I always think that a New Year’s Eve dinner with family and friends should be a wonderful relaxed indulgence, even though the excesses of Christmas are still lingering. So, our menu for tomorrow evening marries indulgence with ease: tried and tested dishes that can be mainly prepared in advance, assuring me that I can be chatting, sipping and merrymaking rather than glowing over a hot stove. Cheers and an early ‘Happy New Year’!

What we’re having…

Gambas Pil Pil

~

Just Gorgeous Beef Casserole with Red Wine and Cinnamon

Garlic and Rosemary Roasted Red Potatoes, Broccoli Sautéed in Garlic and Pancetta

~

Anglo Italian Trifle

Coffee and Kahlua Ice Cream

Preparation…

The raw prawns are marinating in oil, garlic and chilli in the fridge, prepped this morning.

The beef is marinating in red wine, garlic, bay leaves and cinnamon in the fridge, prepped this morning. The casserole will be finished off tomorrow afternoon and left to create its magic in the oven for 2 hours, 30 minutes.

The potatoes will be prepared tomorrow morning and then popped in a plastic bag into the fridge before being tossed onto a baking dish and oven-roasted for 40 minutes.

The broccoli will be boiled to al dente tomorrow morning, cooled and popped into the fridge. I’ll sauté them just before serving main course.

I’m going to turn my hand to the trifle in a minute and will then pop it into the fridge to gather flavours (or marinate!) overnight.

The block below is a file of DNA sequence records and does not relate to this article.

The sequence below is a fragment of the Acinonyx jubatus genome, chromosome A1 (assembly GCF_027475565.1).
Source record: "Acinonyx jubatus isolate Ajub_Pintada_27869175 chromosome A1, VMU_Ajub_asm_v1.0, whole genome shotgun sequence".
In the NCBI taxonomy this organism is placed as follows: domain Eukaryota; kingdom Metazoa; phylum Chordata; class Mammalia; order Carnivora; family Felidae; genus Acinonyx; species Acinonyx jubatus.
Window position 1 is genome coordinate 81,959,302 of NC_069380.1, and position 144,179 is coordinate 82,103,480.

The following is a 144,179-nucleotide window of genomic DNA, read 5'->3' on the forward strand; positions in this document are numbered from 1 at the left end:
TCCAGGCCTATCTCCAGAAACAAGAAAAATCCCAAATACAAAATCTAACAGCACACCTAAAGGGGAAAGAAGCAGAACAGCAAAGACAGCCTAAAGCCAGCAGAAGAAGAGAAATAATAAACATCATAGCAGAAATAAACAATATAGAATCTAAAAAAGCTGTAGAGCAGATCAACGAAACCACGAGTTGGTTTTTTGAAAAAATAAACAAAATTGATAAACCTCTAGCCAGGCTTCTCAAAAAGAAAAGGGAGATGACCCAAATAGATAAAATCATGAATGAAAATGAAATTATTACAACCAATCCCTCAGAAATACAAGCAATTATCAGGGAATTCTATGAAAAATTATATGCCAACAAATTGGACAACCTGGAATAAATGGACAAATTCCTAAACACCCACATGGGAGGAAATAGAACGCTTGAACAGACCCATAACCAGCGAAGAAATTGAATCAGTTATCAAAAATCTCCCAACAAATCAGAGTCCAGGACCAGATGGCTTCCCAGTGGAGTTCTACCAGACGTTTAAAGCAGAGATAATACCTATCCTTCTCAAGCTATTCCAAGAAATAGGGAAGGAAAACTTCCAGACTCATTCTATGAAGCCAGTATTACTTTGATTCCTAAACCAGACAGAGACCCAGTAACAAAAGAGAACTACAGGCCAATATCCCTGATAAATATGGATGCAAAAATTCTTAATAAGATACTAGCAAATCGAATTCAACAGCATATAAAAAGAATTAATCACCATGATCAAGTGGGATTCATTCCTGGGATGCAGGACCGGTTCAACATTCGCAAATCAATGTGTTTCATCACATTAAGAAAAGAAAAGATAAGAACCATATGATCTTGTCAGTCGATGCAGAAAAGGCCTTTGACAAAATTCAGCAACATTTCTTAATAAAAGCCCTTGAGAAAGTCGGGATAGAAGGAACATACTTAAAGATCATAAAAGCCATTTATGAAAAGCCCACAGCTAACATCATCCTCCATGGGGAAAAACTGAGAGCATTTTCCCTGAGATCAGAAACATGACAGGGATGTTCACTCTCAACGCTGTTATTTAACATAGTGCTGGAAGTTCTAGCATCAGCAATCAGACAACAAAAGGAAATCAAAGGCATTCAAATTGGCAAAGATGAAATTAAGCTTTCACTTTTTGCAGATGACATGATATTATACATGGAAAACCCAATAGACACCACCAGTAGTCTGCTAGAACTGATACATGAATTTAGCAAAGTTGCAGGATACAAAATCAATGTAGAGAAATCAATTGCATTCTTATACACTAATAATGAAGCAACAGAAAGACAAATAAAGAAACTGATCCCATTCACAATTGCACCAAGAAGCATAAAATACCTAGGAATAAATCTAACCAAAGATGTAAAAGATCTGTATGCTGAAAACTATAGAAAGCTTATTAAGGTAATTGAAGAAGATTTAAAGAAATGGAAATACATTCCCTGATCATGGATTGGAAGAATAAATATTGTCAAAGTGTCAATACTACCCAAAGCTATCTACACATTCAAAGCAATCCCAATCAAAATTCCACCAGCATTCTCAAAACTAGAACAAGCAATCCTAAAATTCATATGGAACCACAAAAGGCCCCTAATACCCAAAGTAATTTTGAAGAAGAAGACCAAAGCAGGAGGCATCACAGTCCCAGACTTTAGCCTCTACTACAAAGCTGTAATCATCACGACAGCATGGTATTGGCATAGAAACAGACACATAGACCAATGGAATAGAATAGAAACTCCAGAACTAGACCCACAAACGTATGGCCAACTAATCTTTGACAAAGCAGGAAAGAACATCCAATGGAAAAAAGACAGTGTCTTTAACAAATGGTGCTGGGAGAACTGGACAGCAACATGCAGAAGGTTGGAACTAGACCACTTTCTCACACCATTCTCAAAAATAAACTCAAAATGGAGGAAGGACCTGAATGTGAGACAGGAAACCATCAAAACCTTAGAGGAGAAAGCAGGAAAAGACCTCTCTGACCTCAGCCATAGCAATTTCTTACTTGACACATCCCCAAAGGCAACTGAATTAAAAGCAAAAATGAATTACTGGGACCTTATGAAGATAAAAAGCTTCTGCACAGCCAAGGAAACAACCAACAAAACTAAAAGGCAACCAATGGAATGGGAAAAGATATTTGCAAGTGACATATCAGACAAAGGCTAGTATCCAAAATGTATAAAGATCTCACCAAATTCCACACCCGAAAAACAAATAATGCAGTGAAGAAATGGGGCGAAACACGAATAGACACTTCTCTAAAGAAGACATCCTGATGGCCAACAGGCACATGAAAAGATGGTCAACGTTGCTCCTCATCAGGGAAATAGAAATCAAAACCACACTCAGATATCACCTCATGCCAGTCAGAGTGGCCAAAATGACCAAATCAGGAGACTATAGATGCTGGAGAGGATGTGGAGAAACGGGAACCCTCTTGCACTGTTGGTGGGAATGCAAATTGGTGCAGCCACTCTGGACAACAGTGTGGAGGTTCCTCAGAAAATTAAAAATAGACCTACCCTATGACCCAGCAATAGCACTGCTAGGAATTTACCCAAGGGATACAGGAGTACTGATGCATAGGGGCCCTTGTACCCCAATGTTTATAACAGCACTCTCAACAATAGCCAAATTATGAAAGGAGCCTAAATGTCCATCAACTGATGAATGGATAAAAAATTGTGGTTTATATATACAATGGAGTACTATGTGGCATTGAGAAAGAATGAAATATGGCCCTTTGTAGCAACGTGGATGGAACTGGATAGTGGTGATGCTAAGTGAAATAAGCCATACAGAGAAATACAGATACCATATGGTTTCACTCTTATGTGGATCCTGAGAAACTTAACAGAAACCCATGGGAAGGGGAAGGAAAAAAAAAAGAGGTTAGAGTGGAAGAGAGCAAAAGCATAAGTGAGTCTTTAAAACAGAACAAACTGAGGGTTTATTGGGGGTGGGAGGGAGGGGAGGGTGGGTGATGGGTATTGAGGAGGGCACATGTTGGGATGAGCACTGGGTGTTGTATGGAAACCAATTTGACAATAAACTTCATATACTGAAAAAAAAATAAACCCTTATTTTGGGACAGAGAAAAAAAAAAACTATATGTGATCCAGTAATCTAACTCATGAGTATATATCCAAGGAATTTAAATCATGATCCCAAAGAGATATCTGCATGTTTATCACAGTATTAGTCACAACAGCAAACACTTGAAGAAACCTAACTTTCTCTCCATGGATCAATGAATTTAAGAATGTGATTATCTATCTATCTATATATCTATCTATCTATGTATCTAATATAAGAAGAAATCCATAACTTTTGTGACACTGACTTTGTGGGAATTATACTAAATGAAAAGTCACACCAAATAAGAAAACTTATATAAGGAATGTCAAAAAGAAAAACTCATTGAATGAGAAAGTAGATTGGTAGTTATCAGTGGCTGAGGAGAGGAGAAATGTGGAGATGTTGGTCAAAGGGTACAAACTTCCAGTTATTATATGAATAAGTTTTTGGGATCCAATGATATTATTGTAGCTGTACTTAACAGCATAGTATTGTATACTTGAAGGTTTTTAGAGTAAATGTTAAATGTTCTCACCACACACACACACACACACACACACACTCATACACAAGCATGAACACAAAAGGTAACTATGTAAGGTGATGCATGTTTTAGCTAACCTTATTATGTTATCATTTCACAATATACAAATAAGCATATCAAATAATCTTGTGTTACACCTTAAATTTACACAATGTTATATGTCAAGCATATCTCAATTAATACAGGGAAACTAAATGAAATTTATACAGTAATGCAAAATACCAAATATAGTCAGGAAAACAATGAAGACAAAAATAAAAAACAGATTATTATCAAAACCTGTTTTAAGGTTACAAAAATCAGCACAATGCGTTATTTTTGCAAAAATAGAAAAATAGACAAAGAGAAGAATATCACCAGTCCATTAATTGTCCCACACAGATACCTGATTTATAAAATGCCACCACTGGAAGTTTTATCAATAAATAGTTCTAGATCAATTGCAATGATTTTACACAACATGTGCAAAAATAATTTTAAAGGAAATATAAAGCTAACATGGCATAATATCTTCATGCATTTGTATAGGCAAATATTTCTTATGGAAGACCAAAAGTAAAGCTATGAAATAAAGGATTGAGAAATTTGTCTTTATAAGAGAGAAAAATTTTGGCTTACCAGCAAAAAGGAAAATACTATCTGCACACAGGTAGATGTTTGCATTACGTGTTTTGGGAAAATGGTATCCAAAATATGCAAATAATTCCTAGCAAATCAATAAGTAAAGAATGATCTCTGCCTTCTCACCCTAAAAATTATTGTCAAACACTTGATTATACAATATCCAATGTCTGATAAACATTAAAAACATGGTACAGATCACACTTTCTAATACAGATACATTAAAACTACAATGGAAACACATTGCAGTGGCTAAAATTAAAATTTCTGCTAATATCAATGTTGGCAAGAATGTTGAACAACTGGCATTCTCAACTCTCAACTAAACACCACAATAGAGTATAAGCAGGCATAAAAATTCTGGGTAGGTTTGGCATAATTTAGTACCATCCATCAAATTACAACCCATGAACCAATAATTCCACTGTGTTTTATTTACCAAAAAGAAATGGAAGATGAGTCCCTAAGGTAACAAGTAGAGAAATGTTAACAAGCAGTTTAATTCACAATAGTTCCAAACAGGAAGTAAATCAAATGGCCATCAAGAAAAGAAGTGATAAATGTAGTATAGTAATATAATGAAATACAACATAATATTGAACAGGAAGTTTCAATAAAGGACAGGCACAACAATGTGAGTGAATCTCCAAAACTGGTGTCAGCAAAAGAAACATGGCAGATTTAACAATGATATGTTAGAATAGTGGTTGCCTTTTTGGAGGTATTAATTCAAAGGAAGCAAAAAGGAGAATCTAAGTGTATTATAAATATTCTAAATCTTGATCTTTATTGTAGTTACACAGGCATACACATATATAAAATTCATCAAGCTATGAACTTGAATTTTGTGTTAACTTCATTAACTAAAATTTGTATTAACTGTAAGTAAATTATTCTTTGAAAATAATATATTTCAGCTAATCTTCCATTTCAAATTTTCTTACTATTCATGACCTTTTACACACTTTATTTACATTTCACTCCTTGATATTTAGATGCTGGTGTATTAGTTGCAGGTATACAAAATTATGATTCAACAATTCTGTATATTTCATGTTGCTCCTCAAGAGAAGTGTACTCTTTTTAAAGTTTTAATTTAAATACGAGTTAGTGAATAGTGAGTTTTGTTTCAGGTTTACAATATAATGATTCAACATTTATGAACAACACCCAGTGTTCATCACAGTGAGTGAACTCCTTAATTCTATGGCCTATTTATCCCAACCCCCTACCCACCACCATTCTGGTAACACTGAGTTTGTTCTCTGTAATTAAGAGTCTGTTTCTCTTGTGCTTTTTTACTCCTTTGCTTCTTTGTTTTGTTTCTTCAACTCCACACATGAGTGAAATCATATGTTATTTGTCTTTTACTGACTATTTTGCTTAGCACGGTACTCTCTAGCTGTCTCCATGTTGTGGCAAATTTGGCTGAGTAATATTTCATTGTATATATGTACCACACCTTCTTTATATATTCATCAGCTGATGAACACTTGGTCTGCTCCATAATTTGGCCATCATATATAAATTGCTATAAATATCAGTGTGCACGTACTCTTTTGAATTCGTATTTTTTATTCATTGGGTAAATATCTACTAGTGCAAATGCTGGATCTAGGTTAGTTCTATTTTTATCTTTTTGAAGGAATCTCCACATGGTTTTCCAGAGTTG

The ice cream was whipped up in 15 minutes this morning and is now in the freezer.

Job done! Looking forward to a lovely relaxed evening and a brand spanking new year! xx

 

Gambas Pil Pil copy

 

 

 

Beef Casserole with Red Wine and Cinnamon copy

 

 

 

 

 

 

Anglo Italian Trifle 2 copy_1     Coffee & Kahlua Ice cream 1 copy

 

Scrumptious Christmas Stuffing (revisited and tweaked)

Honestly, if you make this, you’ll never revert to the packet stuff again!!!! And, there’s still plenty of time – I made mine this morning. I know it works because I’ve done it for the last two years and I would urge you to give it a go: it’s sooooo very yummy: juicy and succulent inside; crispy on the outside; delicious throughout! And it has two further benefits: 1) it can be made in advanced and frozen raw, simply to be defrosted and popped in the oven on Christmas day and 2) it’s festively easy – there’s literally just a little whizzing in the processor and then diving into a bowl to mix with your hands (deeply satisfying). Merry Christmas!

What you need…

50g stale bread, roughly chunked

2 large red onions, peeled and quartered

200g vac-packed chestnuts

1 kg shoulder of pork, trimmed and chunked

A large handful of sage, leaves picked

3 rashers of smoked streaky bacon, roughly chopped

Sea salt and black pepper

1 whole nutmeg, freshly grated

Zest of ½ lemon

Zest of ¼ orange

What to do…

If you’re preparing the stuffing to cook the same day, preheat your oven to 190°c / 375°f / gas 5.

Tip the bread into your food processor (with the blade fitted) and whizz to create breadcrumbs. Tip them out of the food processor and into a large mixing bowl.

Tip the onions into your food processor and whizz until finely chopped. Add them to the bowl.

Tip the chestnuts into the food processor and whizz into little chunks. You guessed it: add them to the bowl.

Into your food processor now add the pork, sage, bacon and season well with the salt and pepper. Add in the nutmeg as well as the lemon and orange zest and pulse the whole lot until you have some chunky stuffing and some mushy – it doesn’t take long.